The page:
Also in the subway: When you are getting directions, like from the hotel or restaurant, ask them for the subway station and exit number. It's easy to find the exits, and once outside, people can point you to your destination. Japan is a country of neighborhoods, so people know their own well.

There is usually an information center in, or across the street, from rail stations. They not only can book hotel rooms, but will have information of hikes, festivals, etc. FREE.
lcuy is offline  
Jun 3rd, 2015, 04:49 PM
  #10  
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Fantastic help!! Very reassuring and the replies collectively eased our concerns and have us eager and looking into the various places mentioned, as well as others mentioned on other sites.

Thanks to you all, who have been so helpful with your thoughtful responses!!
cobyblack is offline  
Jun 3rd, 2015, 06:51 PM
  #11  
 
Join Date: Jan 2010
Posts: 421
Great advice above. Will chime in reassuring you about safety, and that you don't have to be fluent in Japanese to get by.

I wrote a trip report and some practical tips for Japan after coming back from our first time trip in April. You can click on my name to find them if it will help.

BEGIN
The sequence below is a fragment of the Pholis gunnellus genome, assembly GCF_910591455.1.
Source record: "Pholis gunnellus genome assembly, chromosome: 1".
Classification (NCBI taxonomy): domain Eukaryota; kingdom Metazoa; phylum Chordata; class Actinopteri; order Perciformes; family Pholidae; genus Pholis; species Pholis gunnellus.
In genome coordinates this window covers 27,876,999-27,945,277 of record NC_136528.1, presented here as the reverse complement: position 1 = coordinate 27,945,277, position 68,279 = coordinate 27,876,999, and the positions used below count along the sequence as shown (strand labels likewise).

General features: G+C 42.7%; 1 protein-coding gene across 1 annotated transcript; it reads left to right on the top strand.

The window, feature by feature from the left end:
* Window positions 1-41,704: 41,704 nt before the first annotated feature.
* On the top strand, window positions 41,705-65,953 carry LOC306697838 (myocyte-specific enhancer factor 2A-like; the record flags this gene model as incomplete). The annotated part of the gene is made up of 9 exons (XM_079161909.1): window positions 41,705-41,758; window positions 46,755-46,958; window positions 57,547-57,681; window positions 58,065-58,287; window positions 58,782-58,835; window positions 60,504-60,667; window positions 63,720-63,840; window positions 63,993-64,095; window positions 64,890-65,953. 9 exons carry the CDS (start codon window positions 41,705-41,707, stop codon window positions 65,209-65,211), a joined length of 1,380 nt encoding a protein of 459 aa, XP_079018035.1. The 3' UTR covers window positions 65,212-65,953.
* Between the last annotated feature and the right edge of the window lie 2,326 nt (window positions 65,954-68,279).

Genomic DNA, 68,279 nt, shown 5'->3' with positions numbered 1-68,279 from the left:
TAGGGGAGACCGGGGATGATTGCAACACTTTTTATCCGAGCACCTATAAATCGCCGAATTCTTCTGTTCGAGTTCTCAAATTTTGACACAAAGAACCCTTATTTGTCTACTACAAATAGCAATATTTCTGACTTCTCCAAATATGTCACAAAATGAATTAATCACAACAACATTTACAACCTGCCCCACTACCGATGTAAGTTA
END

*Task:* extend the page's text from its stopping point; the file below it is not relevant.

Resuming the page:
Good luck!
leslieq is offline  
Jun 3rd, 2015, 08:59 PM
  #12  
 
Join Date: Nov 2009
Posts: 882
Regarding safety, I checked my purse at a museum with $300 cash in it (no problem), and that same day, I used a bathroom in a dark alley at 10 PM. I am an extremely cautious lady. Does that indicate to you how safe Japan is?

Regarding your itinerary, given your interests, I would skip Kyoto for now. I took my younger son there, who dislikes temples, and he acted like he was being tortured. Can you stretch it to 10 days, 9 nights? If so, I suggest heading down to the island of Kyushu, because of the nature stuff there. How about 3 nights in Nagasaki, 3 in Kumamoto, and 3 nights near Mt. Aso? The trains on Kyushu are the best anywhere in Japan--they have new wooden floors, and fancy leather seats.
CaliforniaLady is offline  
Jun 4th, 2015, 02:47 AM
  #13  
 
Join Date: Oct 2012
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Expect a language barrier. On the plane ride over, look over one of those pocket language guides (LP makes one), and learn a few handy phrases, especially 'excuse-me,' and 'where is.... (fill in the blank).'

Subways are easy. Train stations can be confusing. Leave plenty of time.

Japanese does not use an alphabet, so of course if something is not translated into English, there is no way to figure out what a sign or menu says. Taxicab drivers will not understand English. They will need written instructions in Japanese. To get back to your hotel by taxi, you need to show them the business card of your hotel. (I learned how to say the name of my hotel in Japanese, but I have a pretty good faciltiy for accents).